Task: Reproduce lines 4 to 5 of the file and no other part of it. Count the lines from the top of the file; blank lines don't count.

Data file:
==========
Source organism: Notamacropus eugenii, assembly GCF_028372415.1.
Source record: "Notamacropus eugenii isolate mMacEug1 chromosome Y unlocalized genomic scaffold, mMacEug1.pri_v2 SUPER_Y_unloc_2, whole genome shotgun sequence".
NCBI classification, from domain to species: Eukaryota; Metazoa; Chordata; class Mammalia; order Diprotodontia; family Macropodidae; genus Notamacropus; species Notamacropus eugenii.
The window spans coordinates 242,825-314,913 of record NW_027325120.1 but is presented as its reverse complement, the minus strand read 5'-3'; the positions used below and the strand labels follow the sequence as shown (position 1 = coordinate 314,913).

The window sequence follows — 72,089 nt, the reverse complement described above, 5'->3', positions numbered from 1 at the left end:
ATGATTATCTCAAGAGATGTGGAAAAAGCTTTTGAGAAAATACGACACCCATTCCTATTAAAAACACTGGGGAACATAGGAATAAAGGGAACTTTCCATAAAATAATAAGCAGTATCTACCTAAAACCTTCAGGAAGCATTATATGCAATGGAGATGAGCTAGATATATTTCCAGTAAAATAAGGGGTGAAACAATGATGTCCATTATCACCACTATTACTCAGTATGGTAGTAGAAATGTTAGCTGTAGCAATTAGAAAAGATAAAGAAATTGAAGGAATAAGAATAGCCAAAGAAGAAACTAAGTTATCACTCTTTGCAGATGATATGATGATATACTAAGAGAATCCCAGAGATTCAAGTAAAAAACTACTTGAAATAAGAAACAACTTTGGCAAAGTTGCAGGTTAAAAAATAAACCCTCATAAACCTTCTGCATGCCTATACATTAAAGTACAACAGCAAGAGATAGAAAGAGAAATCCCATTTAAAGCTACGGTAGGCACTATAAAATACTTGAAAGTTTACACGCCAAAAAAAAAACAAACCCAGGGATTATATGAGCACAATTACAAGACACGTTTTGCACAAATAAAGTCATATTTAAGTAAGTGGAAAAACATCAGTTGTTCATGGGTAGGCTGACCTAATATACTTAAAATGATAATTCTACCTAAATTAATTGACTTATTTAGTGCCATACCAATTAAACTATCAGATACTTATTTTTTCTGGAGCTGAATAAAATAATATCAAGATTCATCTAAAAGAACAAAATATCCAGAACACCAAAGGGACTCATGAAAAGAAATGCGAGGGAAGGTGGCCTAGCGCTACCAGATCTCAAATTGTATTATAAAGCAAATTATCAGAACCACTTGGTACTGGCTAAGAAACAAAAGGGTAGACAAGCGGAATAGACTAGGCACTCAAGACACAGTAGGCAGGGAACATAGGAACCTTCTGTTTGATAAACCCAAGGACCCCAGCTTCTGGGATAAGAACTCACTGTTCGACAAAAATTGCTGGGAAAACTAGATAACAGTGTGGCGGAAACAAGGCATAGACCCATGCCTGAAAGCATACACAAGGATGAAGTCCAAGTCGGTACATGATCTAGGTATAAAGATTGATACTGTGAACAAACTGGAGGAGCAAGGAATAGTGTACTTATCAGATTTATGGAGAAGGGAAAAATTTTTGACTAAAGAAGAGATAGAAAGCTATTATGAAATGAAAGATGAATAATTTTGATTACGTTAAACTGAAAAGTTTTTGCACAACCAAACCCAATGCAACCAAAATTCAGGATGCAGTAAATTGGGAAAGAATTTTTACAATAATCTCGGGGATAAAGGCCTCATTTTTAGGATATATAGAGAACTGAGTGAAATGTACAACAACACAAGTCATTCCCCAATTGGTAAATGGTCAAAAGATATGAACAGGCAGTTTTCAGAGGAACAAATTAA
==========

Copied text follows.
The window spans coordinates 242,825-314,913 of record NW_027325120.1 but is presented as its reverse complement, the minus strand read 5'-3'; the positions used below and the strand labels follow the sequence as shown (position 1 = coordinate 314,913).

The window sequence follows — 72,089 nt, the reverse complement described above, 5'->3', positions numbered from 1 at the left end: